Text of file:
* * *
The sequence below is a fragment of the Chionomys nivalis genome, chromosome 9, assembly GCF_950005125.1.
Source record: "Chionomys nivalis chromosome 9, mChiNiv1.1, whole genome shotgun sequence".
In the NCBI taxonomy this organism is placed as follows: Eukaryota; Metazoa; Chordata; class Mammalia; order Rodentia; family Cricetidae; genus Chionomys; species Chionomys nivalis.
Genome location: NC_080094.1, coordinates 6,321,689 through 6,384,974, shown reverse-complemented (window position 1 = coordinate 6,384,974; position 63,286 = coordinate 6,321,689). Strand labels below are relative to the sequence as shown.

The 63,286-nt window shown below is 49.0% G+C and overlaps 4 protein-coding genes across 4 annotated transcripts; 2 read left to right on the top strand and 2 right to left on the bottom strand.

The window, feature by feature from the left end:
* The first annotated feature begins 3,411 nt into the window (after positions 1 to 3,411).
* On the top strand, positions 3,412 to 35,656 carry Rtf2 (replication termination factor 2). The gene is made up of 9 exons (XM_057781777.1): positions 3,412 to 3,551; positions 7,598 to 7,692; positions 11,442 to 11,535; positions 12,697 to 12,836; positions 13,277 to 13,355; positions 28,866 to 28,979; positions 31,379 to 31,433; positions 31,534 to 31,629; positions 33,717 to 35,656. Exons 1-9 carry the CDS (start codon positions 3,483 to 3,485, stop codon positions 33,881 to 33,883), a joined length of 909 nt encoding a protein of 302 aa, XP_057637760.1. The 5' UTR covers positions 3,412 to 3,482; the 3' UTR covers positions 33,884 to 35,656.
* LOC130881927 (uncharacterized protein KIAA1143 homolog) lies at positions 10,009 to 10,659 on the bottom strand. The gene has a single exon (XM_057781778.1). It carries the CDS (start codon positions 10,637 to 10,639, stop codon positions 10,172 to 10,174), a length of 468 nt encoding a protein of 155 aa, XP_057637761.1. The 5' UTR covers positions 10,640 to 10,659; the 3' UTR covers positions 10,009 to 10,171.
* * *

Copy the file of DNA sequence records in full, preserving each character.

The sequence below is a fragment of the Chionomys nivalis genome, chromosome 9, assembly GCF_950005125.1.
Source record: "Chionomys nivalis chromosome 9, mChiNiv1.1, whole genome shotgun sequence".
In the NCBI taxonomy this organism is placed as follows: Eukaryota; Metazoa; Chordata; class Mammalia; order Rodentia; family Cricetidae; genus Chionomys; species Chionomys nivalis.
Genome location: NC_080094.1, coordinates 6,321,689 through 6,384,974, shown reverse-complemented (window position 1 = coordinate 6,384,974; position 63,286 = coordinate 6,321,689). Strand labels below are relative to the sequence as shown.

The 63,286-nt window shown below is 49.0% G+C and overlaps 4 protein-coding genes across 4 annotated transcripts; 2 read left to right on the top strand and 2 right to left on the bottom strand.

The window, feature by feature from the left end:
* The first annotated feature begins 3,411 nt into the window (after positions 1 to 3,411).
* On the top strand, positions 3,412 to 35,656 carry Rtf2 (replication termination factor 2). The gene is made up of 9 exons (XM_057781777.1): positions 3,412 to 3,551; positions 7,598 to 7,692; positions 11,442 to 11,535; positions 12,697 to 12,836; positions 13,277 to 13,355; positions 28,866 to 28,979; positions 31,379 to 31,433; positions 31,534 to 31,629; positions 33,717 to 35,656. Exons 1-9 carry the CDS (start codon positions 3,483 to 3,485, stop codon positions 33,881 to 33,883), a joined length of 909 nt encoding a protein of 302 aa, XP_057637760.1. The 5' UTR covers positions 3,412 to 3,482; the 3' UTR covers positions 33,884 to 35,656.
* LOC130881927 (uncharacterized protein KIAA1143 homolog) lies at positions 10,009 to 10,659 on the bottom strand. The gene has a single exon (XM_057781778.1). It carries the CDS (start codon positions 10,637 to 10,639, stop codon positions 10,172 to 10,174), a length of 468 nt encoding a protein of 155 aa, XP_057637761.1. The 5' UTR covers positions 10,640 to 10,659; the 3' UTR covers positions 10,009 to 10,171.